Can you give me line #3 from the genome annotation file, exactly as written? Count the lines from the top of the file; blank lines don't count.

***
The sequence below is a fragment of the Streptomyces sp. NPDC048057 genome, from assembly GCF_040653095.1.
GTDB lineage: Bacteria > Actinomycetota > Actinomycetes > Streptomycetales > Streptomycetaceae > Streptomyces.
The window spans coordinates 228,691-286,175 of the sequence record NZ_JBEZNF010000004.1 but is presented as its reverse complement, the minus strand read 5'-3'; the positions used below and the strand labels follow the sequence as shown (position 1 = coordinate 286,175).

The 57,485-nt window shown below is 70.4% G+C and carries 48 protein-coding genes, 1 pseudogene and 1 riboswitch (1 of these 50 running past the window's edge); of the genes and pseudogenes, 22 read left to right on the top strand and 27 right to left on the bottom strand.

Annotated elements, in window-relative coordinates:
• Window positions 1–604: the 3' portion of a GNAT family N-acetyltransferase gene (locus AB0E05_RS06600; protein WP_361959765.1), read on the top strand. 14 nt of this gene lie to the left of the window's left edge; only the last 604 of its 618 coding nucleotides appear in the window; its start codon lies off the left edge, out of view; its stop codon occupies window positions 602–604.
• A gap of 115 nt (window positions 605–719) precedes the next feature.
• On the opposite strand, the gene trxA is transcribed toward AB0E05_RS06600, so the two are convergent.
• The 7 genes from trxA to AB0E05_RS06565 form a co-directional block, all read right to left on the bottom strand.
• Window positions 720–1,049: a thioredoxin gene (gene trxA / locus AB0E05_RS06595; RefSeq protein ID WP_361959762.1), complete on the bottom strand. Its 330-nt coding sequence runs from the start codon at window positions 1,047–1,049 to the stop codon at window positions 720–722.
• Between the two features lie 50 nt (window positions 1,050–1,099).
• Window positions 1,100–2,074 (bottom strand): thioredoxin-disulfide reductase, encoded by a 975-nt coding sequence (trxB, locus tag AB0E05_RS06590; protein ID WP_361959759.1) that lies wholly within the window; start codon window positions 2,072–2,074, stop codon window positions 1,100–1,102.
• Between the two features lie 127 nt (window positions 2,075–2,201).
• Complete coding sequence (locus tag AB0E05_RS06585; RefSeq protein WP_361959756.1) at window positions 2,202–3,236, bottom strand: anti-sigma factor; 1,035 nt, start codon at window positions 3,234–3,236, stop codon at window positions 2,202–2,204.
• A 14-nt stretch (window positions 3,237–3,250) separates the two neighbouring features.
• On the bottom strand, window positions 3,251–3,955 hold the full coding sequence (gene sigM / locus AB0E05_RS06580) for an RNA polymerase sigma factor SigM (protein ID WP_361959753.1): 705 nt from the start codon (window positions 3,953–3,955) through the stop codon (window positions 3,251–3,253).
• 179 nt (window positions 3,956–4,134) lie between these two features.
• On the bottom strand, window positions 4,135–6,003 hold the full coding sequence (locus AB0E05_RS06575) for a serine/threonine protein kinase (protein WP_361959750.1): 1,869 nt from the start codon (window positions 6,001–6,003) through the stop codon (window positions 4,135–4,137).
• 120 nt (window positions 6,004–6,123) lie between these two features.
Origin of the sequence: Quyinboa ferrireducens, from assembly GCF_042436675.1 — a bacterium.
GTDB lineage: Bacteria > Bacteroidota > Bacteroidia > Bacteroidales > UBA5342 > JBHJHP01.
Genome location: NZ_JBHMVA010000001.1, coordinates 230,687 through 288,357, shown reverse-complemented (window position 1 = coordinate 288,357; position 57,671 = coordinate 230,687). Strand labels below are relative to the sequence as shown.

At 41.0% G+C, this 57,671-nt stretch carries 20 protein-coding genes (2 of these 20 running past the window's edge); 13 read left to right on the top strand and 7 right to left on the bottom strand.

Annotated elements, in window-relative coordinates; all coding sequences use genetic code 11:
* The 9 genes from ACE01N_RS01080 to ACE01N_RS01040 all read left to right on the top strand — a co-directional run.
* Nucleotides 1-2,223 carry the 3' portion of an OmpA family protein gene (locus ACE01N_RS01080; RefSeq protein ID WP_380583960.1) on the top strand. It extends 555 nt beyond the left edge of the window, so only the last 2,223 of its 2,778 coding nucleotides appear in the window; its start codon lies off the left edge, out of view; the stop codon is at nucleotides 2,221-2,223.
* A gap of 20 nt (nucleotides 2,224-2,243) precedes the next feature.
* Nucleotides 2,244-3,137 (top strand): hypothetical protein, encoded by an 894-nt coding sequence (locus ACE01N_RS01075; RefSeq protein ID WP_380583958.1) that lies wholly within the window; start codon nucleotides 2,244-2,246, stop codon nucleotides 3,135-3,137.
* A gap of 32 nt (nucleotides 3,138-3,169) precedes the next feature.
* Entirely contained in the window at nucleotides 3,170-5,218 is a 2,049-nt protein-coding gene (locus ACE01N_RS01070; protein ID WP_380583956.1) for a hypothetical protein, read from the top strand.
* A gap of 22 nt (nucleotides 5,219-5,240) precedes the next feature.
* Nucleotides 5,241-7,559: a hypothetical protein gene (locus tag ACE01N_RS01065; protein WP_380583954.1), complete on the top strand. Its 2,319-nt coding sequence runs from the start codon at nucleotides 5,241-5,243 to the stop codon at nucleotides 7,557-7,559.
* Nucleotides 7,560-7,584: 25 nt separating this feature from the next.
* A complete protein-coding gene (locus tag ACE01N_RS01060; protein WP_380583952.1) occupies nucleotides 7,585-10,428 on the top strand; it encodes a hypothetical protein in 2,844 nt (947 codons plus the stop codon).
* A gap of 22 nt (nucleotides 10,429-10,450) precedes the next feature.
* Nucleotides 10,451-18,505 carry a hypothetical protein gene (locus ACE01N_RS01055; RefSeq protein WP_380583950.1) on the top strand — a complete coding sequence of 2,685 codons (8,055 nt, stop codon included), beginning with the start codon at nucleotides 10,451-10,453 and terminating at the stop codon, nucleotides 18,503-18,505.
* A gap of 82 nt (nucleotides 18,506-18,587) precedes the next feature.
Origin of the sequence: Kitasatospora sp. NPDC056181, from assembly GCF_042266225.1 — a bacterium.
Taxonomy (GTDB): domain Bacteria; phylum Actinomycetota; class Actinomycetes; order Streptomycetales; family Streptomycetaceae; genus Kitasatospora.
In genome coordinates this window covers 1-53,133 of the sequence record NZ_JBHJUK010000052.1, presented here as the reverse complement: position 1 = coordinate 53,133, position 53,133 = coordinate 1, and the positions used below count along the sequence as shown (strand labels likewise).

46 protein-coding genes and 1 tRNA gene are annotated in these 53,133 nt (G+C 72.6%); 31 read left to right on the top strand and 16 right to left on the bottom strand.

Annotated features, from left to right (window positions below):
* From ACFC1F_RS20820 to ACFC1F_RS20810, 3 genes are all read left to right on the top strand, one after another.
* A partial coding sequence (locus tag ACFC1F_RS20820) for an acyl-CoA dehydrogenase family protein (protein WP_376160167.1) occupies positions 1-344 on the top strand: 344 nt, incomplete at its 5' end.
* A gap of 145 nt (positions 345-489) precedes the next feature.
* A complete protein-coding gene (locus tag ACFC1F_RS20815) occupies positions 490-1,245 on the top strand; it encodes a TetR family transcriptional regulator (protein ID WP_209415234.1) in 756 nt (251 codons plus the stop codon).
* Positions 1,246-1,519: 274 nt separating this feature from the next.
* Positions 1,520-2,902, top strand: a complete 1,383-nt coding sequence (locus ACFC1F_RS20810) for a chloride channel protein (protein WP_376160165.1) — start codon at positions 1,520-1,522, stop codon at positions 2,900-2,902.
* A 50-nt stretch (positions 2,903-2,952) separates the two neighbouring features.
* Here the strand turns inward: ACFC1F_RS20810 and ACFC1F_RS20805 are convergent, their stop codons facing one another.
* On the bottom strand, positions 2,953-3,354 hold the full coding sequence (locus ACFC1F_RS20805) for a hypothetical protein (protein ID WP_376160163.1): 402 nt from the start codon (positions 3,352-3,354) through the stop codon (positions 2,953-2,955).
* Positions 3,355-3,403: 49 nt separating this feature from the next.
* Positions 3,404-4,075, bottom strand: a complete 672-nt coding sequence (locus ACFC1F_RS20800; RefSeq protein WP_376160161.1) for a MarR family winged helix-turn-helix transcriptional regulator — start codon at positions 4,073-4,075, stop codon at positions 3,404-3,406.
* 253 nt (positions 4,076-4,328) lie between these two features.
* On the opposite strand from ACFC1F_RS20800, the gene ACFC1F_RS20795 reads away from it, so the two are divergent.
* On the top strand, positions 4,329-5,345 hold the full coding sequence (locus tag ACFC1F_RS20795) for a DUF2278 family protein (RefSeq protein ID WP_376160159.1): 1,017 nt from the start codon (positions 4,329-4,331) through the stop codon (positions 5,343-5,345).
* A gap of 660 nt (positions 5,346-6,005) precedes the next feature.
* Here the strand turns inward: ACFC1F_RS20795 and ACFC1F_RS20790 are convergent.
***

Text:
The window spans coordinates 228,691-286,175 of the sequence record NZ_JBEZNF010000004.1 but is presented as its reverse complement, the minus strand read 5'-3'; the positions used below and the strand labels follow the sequence as shown (position 1 = coordinate 286,175).